By Muhammad Luqman
Pakistan’s government has decided to take the Kashmir dispute with India to Hague-based International Court of Justice, after New Delhi revoked special status for occupied Kashmir earlier this month.
“We have decided to take Kashmir case to the International Court of Justice,” Foreign Minister Shah Mehmood Qureshi said.
“The decision was taken after considering all legal aspects.”
Special Assistant to the Pakistan’s Prime Minister on Information Firdous Ashiq Awan also told reporters following a cabinet meeting that an in-principle approval had been granted by the cabinet to take the issue to the world court.
بھارتی ناانصافیوں اور کشمیریوں پر ظلم کا مقدمہ ہر فورم پر پیش کرتے رہیں گے۔ ہر فورم پر بھارت کو اس کے ظلم و بربریت کا آئینہ دکھائیں گے۔حق خود ارادیت کی جدوجہد میں پاکستان کشمیریوں کے ساتھ ڈٹ کر کھڑا ہے۔ آزادی کی صبح تک کشمیریوں کی سیاسی، سفارتی اور اخلاقی حمایت جاری رہے گی۔
— Firdous Ashiq Awan (@Dr_FirdousPTI) August 20, 2019
She said that the case will be presented with a focus on the violation of human rights and genocide by India in the occupied Kashmir.
A panel of lawyers of international repute would be engaged to pursue the case on behalf of Pakistan at the United Nations’ top court, Awan added.
On August 5, the government of Indian Prime Minister Narendra Modi stripped Kashmiris of the special autonomy they had for over seven decades through a rushed presidential order. An indefinite curfew was imposed across occupied Kashmir and elected leaders were put under house arrest.
By repealing Article 370 of the constitution, people from the rest of India will now have the right to acquire property in Kashmir and settle there permanently. Kashmiris as well as critics of India’s Hindu nationalist-led government see the move as an attempt to dilute the demographics of Muslim-majority Kashmir with Hindu settlers.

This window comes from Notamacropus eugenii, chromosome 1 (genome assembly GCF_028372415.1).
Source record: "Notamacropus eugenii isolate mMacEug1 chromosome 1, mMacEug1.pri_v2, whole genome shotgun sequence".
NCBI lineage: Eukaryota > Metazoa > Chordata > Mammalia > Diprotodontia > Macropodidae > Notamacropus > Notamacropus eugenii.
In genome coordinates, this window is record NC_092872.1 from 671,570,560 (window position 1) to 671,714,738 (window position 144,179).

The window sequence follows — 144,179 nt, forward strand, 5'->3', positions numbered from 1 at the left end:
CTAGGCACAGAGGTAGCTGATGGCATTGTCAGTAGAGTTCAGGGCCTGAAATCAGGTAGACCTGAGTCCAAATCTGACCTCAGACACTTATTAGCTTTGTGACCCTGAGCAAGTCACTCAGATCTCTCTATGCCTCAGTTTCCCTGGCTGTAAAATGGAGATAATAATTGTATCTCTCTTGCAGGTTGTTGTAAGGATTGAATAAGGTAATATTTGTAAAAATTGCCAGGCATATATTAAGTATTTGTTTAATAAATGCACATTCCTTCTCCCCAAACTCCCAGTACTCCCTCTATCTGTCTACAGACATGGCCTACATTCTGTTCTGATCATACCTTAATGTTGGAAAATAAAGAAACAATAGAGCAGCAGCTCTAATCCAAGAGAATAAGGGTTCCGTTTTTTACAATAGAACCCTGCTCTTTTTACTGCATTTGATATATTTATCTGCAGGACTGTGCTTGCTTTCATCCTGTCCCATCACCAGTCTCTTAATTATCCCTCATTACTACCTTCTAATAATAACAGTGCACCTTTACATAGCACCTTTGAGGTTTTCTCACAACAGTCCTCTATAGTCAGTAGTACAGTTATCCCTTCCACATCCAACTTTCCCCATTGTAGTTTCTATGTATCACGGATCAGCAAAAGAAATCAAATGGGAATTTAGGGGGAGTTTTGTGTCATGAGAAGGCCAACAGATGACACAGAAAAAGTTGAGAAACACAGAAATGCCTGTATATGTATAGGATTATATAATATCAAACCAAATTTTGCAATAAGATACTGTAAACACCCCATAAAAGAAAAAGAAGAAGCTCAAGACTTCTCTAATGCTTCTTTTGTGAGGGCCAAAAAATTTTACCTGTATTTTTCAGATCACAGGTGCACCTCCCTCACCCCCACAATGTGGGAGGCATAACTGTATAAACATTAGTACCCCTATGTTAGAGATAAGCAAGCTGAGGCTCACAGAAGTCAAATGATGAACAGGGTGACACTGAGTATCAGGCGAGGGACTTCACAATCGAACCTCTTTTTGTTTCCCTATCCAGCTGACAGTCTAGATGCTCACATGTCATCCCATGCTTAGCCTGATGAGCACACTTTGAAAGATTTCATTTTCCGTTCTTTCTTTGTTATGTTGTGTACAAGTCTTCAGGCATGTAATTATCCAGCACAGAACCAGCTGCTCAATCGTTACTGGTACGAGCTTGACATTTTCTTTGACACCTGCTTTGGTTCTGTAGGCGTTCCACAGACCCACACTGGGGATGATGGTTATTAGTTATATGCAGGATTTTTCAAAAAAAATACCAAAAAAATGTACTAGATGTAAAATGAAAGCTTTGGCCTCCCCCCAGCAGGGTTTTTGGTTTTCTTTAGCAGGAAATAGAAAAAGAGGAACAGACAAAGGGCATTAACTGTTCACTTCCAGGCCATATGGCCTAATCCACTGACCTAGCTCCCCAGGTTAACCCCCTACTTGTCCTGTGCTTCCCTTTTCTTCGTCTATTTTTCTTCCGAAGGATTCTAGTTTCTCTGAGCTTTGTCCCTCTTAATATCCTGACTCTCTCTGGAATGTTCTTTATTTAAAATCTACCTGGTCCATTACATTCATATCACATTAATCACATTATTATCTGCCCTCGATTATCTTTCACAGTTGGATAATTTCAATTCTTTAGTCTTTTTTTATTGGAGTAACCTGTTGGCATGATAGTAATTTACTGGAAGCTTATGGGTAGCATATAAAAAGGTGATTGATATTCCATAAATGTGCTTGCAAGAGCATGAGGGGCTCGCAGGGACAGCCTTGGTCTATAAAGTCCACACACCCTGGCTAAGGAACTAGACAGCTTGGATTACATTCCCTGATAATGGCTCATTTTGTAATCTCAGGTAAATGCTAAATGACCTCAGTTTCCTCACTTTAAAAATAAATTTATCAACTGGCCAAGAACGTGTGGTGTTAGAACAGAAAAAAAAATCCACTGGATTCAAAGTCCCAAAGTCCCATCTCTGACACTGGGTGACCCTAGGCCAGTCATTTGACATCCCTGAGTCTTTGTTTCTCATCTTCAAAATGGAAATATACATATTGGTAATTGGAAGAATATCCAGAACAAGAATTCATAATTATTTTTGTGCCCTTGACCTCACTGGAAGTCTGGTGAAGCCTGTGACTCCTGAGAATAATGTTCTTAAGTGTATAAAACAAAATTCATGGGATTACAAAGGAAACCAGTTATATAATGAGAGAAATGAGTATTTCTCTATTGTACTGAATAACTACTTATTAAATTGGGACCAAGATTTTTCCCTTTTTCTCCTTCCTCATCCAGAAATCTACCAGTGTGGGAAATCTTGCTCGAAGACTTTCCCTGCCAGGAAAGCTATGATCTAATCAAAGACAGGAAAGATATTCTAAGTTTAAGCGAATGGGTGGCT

Indian Home Minister Amit Shah, who is also president of the BJP, moved a bill — passed by the Indian parliament — to bifurcate the state into two union territories to be directly ruled by New Delhi.
Pakistan angrily reacted to the decision, expelling India’s ambassador, suspending bilateral trade, and taking the matter to the United Nations Security Council.
The country observed a ‘Black Day’ on Thursday to coincide with India’s independence day celebrations, in solidarity with the people of occupied Kashmir.
Prime Minister Imran Khan, meanwhile, has pledged to take up the responsibility of raising voice of the Kashmiri people at every forum of the world. “I will be the ambassador of your cause across the globe,” he said last week.
The premier also questioned the international community’s silence on occupied Kashmir and warned that should ethnic cleansing of Muslims take place in the region, there would be “severe repercussions” in the Muslim world.